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The rings on the tree go round and round

by davesandel on September 3rd, 2021

Friday, September 3, 2021                                         (today’s lectionary)

Memorial of Saint Gregory the Great, Pope and Doctor of the Church

The rings on the tree go round and round

I am not a religion scholar, and I haven’t read many of the sacred writings proposed and praised by the religions of the world. Today’s reading from Colossians is certainly one of those, and this one, yes, I am familiar with. Its language is lovely, solemn, and grand. Paul lifts Jesus up into the swirling eye of the God-hurricane, from whence has come the heavens and the earth.

Christ Jesus is the image of the invisible God, the firstborn of all creation.

For in him were created all things in heaven and on earth,

the visible and the invisible,

whether thrones or dominions or principalities or powers –

all things were created through him and for him.

This morning I finished reading the notes in Wise Trees, photographs of many famous and often sacred trees from around the world. These trees have lived hundreds or even thousands of years, and they are surrounded by many stories. As its authors wrote, “Trees can live without us, but we can’t live without them.”

I have my own sacred trees, in Lincoln, Valparaiso, Waynesville Urbana, and now Austin. They have helped me regain perspective, hope and strength on many days. Just now I look out our apartment picture window toward the east and trees obscure the sky, soften the sunrise, bring joy in the morning. Several huge live oaks adorn the landscape of Grace Covenant Church, just a few hundred feet away, across Jollyville Road. Ho, ho, ho! I am grateful to be here, within the green skin of God’s good land.

He is before all things, and in him all things hold together. He is the head of the Body, the Church. He is the beginning, the firstborn from the dead, that in all things, he himself might be pre-eminent.

Of course trees live on through our lynchings and killings and duels, through the ravages of nature and un-nature, sometimes even the careless clear cutting of lumber companies. Trees survive atomic blasts in Hiroshima and Nagasaki, and genocide in Cambodia. Our son Chris’ favorite book for a few years was Shel Silverstein’s The Giving Tree. This tree provided shelter and solace for a young boy, who grew up and eventually needed more than the tree could give. The tree found a way anyway, and at last an old man, bearing little resemblance to the young boy he once was, sat down on the tree’s trunk … and rested.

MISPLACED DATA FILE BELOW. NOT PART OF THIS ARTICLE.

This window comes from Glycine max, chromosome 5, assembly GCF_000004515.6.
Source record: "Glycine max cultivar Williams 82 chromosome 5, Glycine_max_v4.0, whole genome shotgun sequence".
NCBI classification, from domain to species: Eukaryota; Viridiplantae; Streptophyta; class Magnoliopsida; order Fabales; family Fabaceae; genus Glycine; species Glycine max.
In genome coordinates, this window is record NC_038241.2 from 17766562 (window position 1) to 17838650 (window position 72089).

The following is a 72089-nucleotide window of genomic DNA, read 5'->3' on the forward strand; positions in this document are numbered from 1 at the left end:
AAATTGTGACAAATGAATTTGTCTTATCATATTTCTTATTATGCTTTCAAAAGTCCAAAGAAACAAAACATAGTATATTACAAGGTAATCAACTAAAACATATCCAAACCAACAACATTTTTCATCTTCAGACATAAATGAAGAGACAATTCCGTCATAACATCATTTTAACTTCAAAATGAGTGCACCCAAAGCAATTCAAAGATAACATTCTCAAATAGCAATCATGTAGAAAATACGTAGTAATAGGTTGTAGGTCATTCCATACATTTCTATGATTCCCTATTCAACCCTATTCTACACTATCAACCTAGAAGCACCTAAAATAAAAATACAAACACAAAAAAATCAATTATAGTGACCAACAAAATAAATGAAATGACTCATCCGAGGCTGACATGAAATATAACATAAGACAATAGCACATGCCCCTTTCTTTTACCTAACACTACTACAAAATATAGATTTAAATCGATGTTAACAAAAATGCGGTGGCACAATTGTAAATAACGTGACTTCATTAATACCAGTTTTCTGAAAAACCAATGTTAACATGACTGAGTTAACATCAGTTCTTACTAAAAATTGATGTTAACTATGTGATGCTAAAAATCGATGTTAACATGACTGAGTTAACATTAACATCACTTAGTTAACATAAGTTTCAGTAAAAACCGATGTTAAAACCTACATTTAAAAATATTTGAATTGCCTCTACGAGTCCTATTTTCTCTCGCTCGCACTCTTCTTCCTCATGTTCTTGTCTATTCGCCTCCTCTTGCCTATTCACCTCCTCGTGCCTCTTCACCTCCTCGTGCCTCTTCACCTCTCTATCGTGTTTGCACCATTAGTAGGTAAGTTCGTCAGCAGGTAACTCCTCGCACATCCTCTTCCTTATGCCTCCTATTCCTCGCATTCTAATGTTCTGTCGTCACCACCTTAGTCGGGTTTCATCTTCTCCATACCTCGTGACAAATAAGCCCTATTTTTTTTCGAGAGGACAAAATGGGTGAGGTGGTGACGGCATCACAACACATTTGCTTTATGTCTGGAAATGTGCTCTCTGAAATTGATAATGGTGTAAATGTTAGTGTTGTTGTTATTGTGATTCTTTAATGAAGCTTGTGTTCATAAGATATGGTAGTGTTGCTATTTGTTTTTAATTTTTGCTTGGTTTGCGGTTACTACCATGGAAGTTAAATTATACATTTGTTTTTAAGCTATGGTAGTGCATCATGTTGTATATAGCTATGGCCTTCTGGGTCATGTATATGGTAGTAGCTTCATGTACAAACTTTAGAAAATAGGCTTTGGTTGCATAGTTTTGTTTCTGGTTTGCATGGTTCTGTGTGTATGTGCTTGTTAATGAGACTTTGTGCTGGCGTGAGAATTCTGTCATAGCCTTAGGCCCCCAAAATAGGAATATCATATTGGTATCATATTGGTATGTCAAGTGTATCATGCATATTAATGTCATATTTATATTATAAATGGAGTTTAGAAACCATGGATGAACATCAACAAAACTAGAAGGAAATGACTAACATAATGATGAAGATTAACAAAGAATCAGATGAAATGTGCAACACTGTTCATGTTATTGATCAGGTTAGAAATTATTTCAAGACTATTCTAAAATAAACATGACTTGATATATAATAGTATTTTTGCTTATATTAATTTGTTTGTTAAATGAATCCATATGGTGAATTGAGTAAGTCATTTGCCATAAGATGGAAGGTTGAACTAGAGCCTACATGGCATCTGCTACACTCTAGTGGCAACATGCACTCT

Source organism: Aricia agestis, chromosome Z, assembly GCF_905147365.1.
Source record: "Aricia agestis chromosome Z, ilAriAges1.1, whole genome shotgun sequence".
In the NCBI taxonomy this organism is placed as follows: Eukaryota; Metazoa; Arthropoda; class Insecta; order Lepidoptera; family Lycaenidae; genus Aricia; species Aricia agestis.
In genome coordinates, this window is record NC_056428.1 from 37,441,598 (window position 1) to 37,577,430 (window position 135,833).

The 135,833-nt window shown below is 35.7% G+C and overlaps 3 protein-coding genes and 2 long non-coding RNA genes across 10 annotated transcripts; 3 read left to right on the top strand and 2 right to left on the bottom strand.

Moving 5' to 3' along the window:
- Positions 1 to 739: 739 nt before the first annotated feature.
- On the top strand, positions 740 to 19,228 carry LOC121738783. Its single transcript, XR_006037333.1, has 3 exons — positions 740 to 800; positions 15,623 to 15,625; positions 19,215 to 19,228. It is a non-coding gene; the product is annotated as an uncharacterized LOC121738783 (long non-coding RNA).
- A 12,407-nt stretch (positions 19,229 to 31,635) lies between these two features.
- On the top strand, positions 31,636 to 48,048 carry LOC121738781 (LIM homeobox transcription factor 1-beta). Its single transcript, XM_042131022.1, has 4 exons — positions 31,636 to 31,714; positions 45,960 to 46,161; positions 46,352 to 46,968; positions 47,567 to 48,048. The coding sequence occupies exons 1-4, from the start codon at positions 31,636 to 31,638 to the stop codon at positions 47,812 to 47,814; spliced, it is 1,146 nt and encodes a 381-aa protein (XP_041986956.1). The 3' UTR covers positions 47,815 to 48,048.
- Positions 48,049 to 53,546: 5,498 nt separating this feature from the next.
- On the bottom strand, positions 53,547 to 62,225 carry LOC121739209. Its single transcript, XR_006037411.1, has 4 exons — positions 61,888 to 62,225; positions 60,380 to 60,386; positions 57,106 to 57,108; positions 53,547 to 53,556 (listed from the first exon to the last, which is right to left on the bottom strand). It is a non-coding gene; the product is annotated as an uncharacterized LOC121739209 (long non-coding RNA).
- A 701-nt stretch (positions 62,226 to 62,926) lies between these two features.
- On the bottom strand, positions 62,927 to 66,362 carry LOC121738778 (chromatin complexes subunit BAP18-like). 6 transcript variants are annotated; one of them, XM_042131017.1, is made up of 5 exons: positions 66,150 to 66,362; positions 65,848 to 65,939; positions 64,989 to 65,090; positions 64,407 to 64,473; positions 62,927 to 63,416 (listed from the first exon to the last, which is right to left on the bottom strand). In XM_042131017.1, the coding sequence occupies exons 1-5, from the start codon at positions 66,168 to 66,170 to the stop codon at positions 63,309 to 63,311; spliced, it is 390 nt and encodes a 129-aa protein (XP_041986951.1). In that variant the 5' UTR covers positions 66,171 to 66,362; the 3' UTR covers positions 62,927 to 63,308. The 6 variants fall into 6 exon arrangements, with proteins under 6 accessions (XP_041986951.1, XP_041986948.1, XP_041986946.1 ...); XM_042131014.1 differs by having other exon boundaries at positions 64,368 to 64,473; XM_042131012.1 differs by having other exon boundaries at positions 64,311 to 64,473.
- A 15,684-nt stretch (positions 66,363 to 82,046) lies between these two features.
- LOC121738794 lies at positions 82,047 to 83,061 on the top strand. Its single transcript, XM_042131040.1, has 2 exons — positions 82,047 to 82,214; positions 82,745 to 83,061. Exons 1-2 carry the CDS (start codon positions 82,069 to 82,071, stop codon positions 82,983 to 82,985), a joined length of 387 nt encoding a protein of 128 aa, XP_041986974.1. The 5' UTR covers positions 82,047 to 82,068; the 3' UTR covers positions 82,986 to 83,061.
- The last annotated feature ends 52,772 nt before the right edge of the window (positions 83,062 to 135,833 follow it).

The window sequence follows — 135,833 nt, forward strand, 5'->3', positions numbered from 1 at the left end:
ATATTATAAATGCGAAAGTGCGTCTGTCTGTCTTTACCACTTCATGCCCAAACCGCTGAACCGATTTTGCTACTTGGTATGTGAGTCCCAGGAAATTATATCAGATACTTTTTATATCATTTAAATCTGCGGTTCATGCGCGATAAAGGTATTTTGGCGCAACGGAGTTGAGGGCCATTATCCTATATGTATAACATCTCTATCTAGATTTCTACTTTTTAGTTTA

For in him all the fullness was pleased to dwell, and through him to reconcile all things for him, making peace by the blood of his cross through. Him, whether those on earth or those in heaven.

“And the tree was happy.”

Come with joy into the presence of the Lord. Know that the Lord is God; he made us, his we are.

And as I consider the lilies and the trees … I realize the mystery of a particular cross, hewn from a large tree, perhaps even one of the cedars of Lebanon, giving itself to Jesus.

Do not tear a piece from a new cloak to patch an old one. And do not pour new wine into old wineskins. The new wine will burst the skins and it will be spilled. The skins will be ruined.

It’s obvious what Jesus means. He brings a new burst of revelation and recognition of God’s love. As we know that love, we can really DO what we otherwise mostly only talk about, love God with all our hearts so that we can love others as we love ourselves. Jesus shows us the order of this, and he leads us in the way.

I think of the timbers of the cross. I wonder if the rings of whatever tree were there then, visible on Golgotha, as Jesus died. How do you love me, Jesus? Let me count the ways.

(Colossians 1, Psalm 100, John 8, Luke 5)

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